The most extensively studied epigenetic feature for cancer biomarker discovery in cfDNA is DNA methylation, especially the 5-methylcytosine (5mC) modification at CpG dinucleotides [29, 35, 3841]. In hepatocellular carcinoma, 5mC biomarkers derived from ctDNA showed better diagnostic and prognostic values than currently used indicators (such as serum-based alpha-fetoprotein [AFP] and TNM staging) [35]. In addition, repetitive elements such as long intersperse nucleotide element 1 (LINE-1) and Alu are known proxies for global DNA methylation [42]. In diffuse large B cell lymphoma, LINE-1 methylation in cfDNA has been shown to be strongly associated with clinical outcomes, demonstrating its potential as a prognostic biomarker [43]. Another approach in 5mC biomarker discovery is to identify tissue-specific methylation haplotypes as biomarkers to estimate tumor burden and tissue-of-origin in cfDNA [40]. These multi-CpG haplotypes have been shown to outperform the traditional single-CpG methylation biomarker in cancer classification [40]. Recently, other epigenetic features such as 5-hydroxymethylcytosine (5hmC) and nucleosome positioning and occupancy on cfDNA have also been utilized to infer tissue of origin and cancer progression [27, 4447]. Although genome-wide nucleosome distribution of cfDNA provides valuable information in the deconvolution of pooled cfDNA to infer tissue of origin, its clinical application has not been extensively studied [27, 48]. In this review, we summarize the advances in the genome-wide profiling of 5hmC dynamics in cfDNA for cancer biomarker discovery based on the unique features and distinct biological functions of modified cytosines.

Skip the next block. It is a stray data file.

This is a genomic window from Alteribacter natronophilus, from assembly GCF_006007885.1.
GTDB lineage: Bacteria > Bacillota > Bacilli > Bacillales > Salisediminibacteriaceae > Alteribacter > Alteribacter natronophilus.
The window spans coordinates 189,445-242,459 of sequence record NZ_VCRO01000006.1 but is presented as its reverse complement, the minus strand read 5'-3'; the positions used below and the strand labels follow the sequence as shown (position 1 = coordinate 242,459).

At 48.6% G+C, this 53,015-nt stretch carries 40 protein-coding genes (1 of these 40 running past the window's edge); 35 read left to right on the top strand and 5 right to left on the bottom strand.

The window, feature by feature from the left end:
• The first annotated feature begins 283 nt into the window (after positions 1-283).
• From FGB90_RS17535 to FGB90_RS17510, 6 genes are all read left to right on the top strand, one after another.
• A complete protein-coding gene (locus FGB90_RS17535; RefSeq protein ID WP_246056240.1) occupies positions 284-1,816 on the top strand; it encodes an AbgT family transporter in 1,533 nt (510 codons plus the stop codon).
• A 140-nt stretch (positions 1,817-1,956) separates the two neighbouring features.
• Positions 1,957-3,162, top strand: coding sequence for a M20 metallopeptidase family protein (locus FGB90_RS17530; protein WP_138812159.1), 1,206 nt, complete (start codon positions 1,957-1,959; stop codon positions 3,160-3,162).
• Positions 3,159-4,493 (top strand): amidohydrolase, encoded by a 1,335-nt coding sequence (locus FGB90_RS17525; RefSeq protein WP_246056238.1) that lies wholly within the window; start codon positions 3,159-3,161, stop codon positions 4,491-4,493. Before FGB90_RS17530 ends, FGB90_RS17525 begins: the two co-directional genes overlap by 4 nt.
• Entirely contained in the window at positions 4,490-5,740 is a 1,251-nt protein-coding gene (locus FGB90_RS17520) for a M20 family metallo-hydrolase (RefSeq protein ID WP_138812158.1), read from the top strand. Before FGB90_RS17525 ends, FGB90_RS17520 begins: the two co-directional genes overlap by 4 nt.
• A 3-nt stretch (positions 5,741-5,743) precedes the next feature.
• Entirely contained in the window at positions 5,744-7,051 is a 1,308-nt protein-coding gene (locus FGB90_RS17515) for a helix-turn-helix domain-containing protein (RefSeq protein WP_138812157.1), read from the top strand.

5-Hydroxymethylation